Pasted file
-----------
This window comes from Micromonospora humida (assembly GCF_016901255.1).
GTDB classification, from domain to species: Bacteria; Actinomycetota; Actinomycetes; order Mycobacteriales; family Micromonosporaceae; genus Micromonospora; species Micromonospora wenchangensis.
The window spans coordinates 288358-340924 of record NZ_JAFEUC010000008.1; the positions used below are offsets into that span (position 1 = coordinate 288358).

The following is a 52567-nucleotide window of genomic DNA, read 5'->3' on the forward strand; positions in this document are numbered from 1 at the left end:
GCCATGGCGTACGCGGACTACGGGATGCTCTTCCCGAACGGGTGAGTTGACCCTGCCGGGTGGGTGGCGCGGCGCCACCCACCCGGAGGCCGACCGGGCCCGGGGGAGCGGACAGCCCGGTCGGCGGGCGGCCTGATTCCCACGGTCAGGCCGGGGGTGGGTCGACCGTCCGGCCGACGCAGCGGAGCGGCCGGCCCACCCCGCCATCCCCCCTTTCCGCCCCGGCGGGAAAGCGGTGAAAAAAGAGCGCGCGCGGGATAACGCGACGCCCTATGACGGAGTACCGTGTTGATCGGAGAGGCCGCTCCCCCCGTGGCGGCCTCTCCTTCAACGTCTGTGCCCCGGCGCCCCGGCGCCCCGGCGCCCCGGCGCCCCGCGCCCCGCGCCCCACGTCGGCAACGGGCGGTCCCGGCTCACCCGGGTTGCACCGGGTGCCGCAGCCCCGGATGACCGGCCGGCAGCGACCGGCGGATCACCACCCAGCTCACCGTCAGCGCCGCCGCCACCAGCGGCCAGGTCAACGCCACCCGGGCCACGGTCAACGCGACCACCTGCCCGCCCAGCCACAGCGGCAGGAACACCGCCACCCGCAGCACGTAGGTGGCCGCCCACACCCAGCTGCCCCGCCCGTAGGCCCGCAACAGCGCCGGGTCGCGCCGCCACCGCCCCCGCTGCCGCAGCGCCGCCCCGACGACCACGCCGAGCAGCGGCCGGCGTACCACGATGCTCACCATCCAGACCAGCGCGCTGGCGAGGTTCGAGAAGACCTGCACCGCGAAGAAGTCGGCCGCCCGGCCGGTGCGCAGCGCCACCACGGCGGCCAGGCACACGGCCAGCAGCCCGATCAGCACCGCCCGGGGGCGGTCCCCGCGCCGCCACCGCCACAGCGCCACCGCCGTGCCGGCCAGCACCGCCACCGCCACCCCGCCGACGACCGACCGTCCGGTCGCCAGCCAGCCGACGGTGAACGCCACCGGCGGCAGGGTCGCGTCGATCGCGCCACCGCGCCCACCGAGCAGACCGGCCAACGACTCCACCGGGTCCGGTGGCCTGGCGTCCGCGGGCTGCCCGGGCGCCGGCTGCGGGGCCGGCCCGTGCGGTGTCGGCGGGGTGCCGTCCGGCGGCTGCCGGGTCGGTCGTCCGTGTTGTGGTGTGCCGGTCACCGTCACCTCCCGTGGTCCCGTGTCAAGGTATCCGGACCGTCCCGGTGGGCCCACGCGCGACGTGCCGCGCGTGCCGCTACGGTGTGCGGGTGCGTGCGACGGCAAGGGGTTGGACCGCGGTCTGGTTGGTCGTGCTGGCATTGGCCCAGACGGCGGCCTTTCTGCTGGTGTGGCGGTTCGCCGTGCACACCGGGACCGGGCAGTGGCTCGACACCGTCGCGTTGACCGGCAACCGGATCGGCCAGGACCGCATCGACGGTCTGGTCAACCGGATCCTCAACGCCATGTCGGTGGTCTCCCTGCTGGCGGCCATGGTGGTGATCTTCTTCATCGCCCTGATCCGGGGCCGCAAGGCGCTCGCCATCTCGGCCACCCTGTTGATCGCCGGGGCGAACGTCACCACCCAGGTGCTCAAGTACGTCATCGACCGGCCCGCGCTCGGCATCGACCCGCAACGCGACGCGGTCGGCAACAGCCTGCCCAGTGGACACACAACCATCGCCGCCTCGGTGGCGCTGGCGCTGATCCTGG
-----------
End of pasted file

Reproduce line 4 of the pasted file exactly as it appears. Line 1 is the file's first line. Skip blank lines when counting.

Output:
The following is a 52567-nucleotide window of genomic DNA, read 5'->3' on the forward strand; positions in this document are numbered from 1 at the left end: